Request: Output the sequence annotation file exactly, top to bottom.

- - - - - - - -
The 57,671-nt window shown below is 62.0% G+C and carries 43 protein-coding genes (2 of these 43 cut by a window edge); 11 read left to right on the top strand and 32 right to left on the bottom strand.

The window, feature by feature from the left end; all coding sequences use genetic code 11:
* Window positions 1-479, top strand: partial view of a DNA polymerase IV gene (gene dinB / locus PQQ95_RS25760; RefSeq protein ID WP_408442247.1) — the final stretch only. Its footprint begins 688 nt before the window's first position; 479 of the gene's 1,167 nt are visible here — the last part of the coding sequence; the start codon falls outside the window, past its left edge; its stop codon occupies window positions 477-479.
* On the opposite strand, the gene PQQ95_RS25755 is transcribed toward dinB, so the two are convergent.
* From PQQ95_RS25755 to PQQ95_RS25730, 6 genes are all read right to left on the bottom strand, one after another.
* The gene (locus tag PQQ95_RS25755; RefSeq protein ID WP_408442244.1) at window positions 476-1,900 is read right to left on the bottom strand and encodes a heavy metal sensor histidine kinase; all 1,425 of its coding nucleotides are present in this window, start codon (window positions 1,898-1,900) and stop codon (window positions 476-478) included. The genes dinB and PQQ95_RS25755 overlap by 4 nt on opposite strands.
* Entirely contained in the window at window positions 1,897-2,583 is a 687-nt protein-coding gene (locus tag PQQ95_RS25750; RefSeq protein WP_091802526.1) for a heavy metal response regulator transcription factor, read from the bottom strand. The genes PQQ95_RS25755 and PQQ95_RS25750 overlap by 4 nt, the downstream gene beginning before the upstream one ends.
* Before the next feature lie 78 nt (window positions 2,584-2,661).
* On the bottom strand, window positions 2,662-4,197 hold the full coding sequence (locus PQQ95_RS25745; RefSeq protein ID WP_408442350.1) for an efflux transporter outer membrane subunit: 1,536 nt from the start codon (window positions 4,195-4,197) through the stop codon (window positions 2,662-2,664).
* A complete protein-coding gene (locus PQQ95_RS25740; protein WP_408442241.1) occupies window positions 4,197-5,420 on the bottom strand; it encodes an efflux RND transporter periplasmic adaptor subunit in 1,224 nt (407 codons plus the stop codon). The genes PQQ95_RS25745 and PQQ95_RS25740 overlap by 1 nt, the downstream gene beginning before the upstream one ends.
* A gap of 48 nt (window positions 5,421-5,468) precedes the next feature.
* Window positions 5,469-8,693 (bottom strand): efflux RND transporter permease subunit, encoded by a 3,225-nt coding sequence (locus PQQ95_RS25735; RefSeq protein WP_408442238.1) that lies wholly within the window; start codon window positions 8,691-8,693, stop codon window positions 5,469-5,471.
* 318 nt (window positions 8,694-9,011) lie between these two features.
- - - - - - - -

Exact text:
The 57,671-nt window shown below is 62.0% G+C and carries 43 protein-coding genes (2 of these 43 cut by a window edge); 11 read left to right on the top strand and 32 right to left on the bottom strand.

The window, feature by feature from the left end; all coding sequences use genetic code 11:
* Window positions 1-479, top strand: partial view of a DNA polymerase IV gene (gene dinB / locus PQQ95_RS25760; RefSeq protein ID WP_408442247.1) — the final stretch only. Its footprint begins 688 nt before the window's first position; 479 of the gene's 1,167 nt are visible here — the last part of the coding sequence; the start codon falls outside the window, past its left edge; its stop codon occupies window positions 477-479.
* On the opposite strand, the gene PQQ95_RS25755 is transcribed toward dinB, so the two are convergent.
* From PQQ95_RS25755 to PQQ95_RS25730, 6 genes are all read right to left on the bottom strand, one after another.
* The gene (locus tag PQQ95_RS25755; RefSeq protein ID WP_408442244.1) at window positions 476-1,900 is read right to left on the bottom strand and encodes a heavy metal sensor histidine kinase; all 1,425 of its coding nucleotides are present in this window, start codon (window positions 1,898-1,900) and stop codon (window positions 476-478) included. The genes dinB and PQQ95_RS25755 overlap by 4 nt on opposite strands.
* Entirely contained in the window at window positions 1,897-2,583 is a 687-nt protein-coding gene (locus tag PQQ95_RS25750; RefSeq protein WP_091802526.1) for a heavy metal response regulator transcription factor, read from the bottom strand. The genes PQQ95_RS25755 and PQQ95_RS25750 overlap by 4 nt, the downstream gene beginning before the upstream one ends.
* Before the next feature lie 78 nt (window positions 2,584-2,661).
* On the bottom strand, window positions 2,662-4,197 hold the full coding sequence (locus PQQ95_RS25745; RefSeq protein ID WP_408442350.1) for an efflux transporter outer membrane subunit: 1,536 nt from the start codon (window positions 4,195-4,197) through the stop codon (window positions 2,662-2,664).
* A complete protein-coding gene (locus PQQ95_RS25740; protein WP_408442241.1) occupies window positions 4,197-5,420 on the bottom strand; it encodes an efflux RND transporter periplasmic adaptor subunit in 1,224 nt (407 codons plus the stop codon). The genes PQQ95_RS25745 and PQQ95_RS25740 overlap by 1 nt, the downstream gene beginning before the upstream one ends.
* A gap of 48 nt (window positions 5,421-5,468) precedes the next feature.
* Window positions 5,469-8,693 (bottom strand): efflux RND transporter permease subunit, encoded by a 3,225-nt coding sequence (locus PQQ95_RS25735; RefSeq protein WP_408442238.1) that lies wholly within the window; start codon window positions 8,691-8,693, stop codon window positions 5,469-5,471.
* 318 nt (window positions 8,694-9,011) lie between these two features.